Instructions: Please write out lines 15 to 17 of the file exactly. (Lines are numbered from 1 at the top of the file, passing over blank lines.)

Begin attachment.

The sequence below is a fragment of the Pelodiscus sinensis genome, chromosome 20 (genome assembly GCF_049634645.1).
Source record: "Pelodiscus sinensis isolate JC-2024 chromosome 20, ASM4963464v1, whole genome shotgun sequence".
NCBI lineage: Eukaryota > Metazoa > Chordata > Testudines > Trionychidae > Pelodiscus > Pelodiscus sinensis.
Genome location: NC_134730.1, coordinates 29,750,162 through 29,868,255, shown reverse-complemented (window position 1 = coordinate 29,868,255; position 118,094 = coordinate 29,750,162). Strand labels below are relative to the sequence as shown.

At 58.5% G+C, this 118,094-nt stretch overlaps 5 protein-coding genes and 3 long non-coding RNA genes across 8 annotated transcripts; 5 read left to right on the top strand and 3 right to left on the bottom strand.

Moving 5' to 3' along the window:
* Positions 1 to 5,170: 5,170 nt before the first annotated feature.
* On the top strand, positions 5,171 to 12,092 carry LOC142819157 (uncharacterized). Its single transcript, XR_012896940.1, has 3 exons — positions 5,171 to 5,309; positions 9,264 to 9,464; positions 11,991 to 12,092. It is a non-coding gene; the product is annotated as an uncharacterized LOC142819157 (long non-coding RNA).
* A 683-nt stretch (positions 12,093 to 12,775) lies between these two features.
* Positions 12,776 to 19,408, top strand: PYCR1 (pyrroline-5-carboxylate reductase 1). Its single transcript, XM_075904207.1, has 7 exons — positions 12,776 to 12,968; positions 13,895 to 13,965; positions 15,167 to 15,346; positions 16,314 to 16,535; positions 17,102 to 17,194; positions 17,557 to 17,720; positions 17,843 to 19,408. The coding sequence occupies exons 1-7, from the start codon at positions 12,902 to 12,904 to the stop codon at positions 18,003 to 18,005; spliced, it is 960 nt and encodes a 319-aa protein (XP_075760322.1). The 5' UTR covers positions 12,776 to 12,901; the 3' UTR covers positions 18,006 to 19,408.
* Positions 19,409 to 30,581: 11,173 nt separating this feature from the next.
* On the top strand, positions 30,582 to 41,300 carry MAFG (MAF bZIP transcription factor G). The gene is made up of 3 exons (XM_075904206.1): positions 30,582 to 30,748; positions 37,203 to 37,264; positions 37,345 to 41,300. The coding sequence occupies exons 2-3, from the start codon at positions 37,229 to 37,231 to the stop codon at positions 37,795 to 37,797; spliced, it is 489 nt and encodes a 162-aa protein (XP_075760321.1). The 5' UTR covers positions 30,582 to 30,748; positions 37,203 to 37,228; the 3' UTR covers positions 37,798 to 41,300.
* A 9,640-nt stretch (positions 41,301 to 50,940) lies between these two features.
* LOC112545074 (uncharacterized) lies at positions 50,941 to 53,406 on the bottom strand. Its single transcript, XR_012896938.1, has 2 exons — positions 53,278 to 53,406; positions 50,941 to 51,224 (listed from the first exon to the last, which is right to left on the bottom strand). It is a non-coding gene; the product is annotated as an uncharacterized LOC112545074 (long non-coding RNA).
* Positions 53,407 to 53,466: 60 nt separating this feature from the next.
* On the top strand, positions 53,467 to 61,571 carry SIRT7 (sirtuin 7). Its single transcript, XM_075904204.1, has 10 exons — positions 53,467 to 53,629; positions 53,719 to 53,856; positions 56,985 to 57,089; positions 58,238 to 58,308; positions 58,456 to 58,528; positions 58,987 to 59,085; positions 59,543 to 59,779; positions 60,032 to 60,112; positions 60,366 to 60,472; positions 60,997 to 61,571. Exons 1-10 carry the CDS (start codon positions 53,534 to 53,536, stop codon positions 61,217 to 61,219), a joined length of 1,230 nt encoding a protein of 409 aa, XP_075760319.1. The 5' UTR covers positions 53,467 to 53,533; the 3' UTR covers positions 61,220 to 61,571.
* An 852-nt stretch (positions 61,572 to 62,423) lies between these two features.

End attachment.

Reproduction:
* Positions 53,407 to 53,466: 60 nt separating this feature from the next.
* On the top strand, positions 53,467 to 61,571 carry SIRT7 (sirtuin 7). Its single transcript, XM_075904204.1, has 10 exons — positions 53,467 to 53,629; positions 53,719 to 53,856; positions 56,985 to 57,089; positions 58,238 to 58,308; positions 58,456 to 58,528; positions 58,987 to 59,085; positions 59,543 to 59,779; positions 60,032 to 60,112; positions 60,366 to 60,472; positions 60,997 to 61,571. Exons 1-10 carry the CDS (start codon positions 53,534 to 53,536, stop codon positions 61,217 to 61,219), a joined length of 1,230 nt encoding a protein of 409 aa, XP_075760319.1. The 5' UTR covers positions 53,467 to 53,533; the 3' UTR covers positions 61,220 to 61,571.
* An 852-nt stretch (positions 61,572 to 62,423) lies between these two features.